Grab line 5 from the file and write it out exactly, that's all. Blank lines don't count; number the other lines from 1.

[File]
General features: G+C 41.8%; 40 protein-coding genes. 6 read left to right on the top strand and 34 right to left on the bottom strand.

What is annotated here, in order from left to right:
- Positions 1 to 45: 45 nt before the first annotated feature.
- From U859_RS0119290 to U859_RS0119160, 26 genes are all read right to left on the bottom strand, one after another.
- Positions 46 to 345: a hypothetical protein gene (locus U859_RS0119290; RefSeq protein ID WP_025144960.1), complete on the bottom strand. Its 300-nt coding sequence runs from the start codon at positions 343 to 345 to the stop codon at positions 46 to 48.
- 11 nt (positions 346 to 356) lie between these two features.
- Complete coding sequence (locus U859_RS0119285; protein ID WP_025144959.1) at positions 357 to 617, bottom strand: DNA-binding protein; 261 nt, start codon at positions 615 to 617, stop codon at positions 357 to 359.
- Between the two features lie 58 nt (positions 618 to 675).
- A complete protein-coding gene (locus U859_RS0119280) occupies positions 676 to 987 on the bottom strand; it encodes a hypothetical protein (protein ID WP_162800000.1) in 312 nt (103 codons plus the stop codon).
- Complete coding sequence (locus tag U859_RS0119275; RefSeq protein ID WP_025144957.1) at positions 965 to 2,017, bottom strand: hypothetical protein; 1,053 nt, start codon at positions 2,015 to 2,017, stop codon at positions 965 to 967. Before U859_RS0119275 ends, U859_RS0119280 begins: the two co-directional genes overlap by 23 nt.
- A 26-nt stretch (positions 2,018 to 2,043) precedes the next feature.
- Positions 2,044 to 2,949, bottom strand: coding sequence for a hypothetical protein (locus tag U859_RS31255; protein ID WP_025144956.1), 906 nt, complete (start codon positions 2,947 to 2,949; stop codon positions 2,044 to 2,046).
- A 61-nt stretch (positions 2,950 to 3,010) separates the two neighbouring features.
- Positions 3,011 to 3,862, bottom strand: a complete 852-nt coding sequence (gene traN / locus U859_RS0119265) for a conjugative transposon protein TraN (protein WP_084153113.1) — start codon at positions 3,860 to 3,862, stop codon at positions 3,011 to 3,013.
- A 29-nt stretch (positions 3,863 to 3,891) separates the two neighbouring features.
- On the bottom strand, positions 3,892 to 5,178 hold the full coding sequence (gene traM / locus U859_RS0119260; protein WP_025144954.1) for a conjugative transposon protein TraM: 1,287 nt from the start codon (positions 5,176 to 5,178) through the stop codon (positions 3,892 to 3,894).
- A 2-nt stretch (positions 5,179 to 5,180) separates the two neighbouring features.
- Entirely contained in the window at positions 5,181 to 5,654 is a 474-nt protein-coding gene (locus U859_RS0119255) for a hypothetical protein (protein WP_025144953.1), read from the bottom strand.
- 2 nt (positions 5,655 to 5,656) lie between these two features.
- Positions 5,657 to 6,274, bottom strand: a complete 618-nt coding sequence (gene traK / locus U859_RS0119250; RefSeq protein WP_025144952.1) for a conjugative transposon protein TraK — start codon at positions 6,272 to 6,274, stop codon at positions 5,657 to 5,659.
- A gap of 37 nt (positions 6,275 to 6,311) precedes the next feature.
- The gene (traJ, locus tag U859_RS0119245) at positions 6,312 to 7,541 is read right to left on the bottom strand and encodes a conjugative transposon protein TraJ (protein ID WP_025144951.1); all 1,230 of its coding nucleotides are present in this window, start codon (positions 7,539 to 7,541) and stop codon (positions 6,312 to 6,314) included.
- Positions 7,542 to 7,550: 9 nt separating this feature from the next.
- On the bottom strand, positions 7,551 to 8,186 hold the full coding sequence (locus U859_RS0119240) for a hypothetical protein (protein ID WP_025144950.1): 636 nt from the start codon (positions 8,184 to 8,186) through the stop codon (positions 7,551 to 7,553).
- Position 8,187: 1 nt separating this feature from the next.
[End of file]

- Positions 46 to 345: a hypothetical protein gene (locus U859_RS0119290; RefSeq protein ID WP_025144960.1), complete on the bottom strand. Its 300-nt coding sequence runs from the start codon at positions 343 to 345 to the stop codon at positions 46 to 48.